Rudolph was a traditionalist.  I know that because he followed the assumed pattern of German primogeniture.  His land and accumulated buildings went to his oldest son, John, who was also tasked, along with Christina, Rudolph’s wife, of administering the will.  That does not mean that Rudolph six or seven (I’ll explain the “or” in a bit) other children were left with nothing.  In fact, John had to pay 300 pounds for the farm, doling it out to his siblings according to a formula spelled out by Rudolph. Which brings us to another trait.

Rudolph was the decision-maker

–perhaps even a bit of a control freak.  Besides the specific formula by which John is to pay back his siblings for the farm, 1/3 of the will contains details about what his wife is to inherit and how John is to keep his mother after Rudolph dies. A long paragraph specifies a grocery list of food stuff that she must get yearly from major items like Eight Bushels of good Wheat  to “half a Bushel good Salt, 1/4 li (superscript – latin abbreviation for pound) pepper, 1/4 li Alspices, 1/3 li Ginger” and more.

As though he does not trust John to have good sense to proper care for his mother, he instructs on the care of the cow she is to have.  She is to “Keep a Cow, Summer and Winter’s in provender like his own Cow’s and when said Cow dies or is old and unfit, then to find or give her a young one again from his Cows.”

I could also herar his preachy voice saying “John, you need to give your mother grain, but you also need to take it to the Mill and have it ground and then take the meal back to her.” The wording in the will is, “Eight Bushels of good Wheat, four Bushels of good Rye and to the same from time to time as she Need go into the Mill and fetch these Meal and Bran Home into her dwelling.”

John gets more instructions about Christina’s dwelling place, again with lots of detail. He is to share the farm house and give her the use of “Kitchen, Garrett, Cellar, Spring House, Bake-Oven with Free Egress and Regress and in Case they cannot live peaceable together, then he is to make new Room on the Spring House in good order with a pipe stove and fireplace in it….” One hopes that they lived peaceable.

Rudolph Manbeck

Rudolph Manbeck signature on will 1794

You can see from Rupert’s signature, that he was in bad shape physically. Although he was only in his early fifties, he probably had suffered a stroke. What a terrible blow that would be to the tough old soldier (he was in the militia and served in the Revolutionary War) and a man who was used to giving orders.

Rudolph was a farmer

His major crop was flax, which is a change from the many dairy farmers I have been writing about.  he owned only six horned cows and 7 swine according to the inventory. Oh, yes, and a hive of bees that he gave to one of his daughters.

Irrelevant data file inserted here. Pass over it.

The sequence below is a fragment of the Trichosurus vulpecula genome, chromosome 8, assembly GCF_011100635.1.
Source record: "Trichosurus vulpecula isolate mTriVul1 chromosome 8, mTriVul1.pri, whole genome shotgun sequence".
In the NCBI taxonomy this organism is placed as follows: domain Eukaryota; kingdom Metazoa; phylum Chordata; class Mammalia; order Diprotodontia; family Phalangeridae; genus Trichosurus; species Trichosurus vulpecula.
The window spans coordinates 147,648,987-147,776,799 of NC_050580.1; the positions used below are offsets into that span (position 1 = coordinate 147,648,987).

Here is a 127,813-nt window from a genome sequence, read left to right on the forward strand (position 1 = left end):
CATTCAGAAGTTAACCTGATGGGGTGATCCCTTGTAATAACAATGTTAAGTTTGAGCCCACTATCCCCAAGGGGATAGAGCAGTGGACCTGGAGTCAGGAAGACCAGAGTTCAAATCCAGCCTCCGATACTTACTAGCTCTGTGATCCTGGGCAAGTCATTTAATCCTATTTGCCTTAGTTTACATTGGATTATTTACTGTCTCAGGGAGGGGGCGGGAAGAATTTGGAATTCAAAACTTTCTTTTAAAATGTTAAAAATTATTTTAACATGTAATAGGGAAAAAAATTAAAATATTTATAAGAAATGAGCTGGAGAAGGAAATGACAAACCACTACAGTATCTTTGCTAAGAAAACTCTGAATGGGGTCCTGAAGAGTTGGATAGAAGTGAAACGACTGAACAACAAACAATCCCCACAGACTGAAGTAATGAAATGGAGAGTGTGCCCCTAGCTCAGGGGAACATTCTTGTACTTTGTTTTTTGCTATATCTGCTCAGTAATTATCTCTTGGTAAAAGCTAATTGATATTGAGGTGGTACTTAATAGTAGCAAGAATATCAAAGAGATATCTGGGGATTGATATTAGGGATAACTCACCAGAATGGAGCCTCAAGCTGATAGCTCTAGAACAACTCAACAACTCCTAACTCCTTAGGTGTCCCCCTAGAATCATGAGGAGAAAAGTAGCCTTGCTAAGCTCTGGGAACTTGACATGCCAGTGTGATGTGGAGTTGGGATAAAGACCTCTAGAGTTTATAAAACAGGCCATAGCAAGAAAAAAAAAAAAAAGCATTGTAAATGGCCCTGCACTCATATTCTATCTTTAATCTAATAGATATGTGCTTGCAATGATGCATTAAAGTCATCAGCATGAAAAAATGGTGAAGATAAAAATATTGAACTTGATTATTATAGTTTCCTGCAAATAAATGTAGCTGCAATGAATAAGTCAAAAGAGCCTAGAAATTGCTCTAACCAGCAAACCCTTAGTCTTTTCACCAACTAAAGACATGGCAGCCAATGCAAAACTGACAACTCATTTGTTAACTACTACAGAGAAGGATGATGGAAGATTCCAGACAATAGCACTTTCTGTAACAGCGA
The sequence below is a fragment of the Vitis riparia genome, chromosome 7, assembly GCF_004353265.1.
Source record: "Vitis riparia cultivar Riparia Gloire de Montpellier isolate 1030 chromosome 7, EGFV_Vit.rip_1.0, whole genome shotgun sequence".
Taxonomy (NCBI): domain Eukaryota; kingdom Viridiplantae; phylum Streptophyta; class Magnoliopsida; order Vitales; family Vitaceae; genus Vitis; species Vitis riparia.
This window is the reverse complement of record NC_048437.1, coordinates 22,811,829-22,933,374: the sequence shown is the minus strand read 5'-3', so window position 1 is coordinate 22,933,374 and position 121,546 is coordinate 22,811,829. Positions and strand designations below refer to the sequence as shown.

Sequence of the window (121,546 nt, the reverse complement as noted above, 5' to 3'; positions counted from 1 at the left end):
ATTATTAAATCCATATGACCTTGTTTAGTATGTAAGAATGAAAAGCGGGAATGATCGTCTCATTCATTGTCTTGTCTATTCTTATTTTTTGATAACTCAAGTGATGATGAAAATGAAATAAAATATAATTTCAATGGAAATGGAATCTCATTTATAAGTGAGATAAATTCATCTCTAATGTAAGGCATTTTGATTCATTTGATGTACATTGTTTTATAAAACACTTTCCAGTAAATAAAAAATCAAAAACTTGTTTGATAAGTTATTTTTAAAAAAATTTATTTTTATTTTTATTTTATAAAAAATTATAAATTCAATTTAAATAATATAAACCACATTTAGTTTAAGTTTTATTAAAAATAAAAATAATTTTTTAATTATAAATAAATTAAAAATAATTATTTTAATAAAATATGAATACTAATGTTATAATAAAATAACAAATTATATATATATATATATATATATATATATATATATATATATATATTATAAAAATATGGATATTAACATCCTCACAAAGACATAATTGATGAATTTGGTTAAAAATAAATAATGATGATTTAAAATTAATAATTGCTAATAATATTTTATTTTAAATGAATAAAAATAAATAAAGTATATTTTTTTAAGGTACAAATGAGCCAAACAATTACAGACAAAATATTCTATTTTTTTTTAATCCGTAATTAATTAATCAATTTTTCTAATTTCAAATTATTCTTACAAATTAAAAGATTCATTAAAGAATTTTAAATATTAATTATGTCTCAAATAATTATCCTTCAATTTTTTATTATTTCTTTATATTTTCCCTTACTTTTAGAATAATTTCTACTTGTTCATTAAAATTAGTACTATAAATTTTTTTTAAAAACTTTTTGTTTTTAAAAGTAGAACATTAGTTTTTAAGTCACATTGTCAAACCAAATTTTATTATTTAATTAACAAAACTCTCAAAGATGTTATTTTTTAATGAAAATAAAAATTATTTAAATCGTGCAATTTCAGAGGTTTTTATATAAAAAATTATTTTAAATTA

Out of 63 lines of inventory, many listing two or even three items, 11 lines contained one or more items having to do with flax, plus there were other items that might have been used in growing it (like rakes and scythes) or in making cloth (like spinning wheels, baskets, etc.). The picture below shows two items that are listed–a spinning wheel and reel.

Spinning Wheel and Reel

“Charlene Parker, spinner, at Knott’s Berry Farm” by DTParker1000 – Own work. Licensed under CC BY-SA 4.0 via Commons – https://commons.wikimedia.org/wiki/File:Charlene_Parker,_spinner,_at_Knott%27s_Berry_Farm.JPG#/media

I am still learning more about raising flax and what you do with it after you raise it, but here are the terms that I was unfamiliar with in the inventory of his property.

Flax Brakes: Tool to crush the stems and release the fibers.

Hackles: Combs that straighten the fibers.

Hatchels: Another term for Hackle

Towlinen: Coarse cloth made from shorter fibers of flax.

Riddles:  Sieves for sifting seed–there were specific Flax Riddles, I am told.

Culling Box: Another device for separating seed. Not necessarily specific to Flax.

Flaxen Yarn:  The long-fiber thread that would be made into linen

Tow Yarn: The short fiber thread that would be made into the inferiorTow.

This paragraph from Mother Earth on line, explains many of the terms and the process.

Processing the bundles of stems to extract the fibers for spinning is a complex task that requires simple but special tools, a lot of hard physical work, and a sense of timing and judgment that comes only from long experience. The first step, called retting, involves soaking or wetting the stems for a period of days or weeks to promote bacterial action, which separates the different layers of stem tissues and loosens the fibers. After retting, the stems are dried again, then crushed between the wooden blades of a tool called a break or brake, which breaks the woody core into short bits that fall away from the mass of fibers. Finally, the bundles are combed through metal-tined combs called hackles. The result: a smooth bundle of long, straight fibers called line flax and a pile of fluffy, tangled, shorter fibers called tow. The line flax is used to make crisp, glossy fabrics, and the tow is used for everyday goods.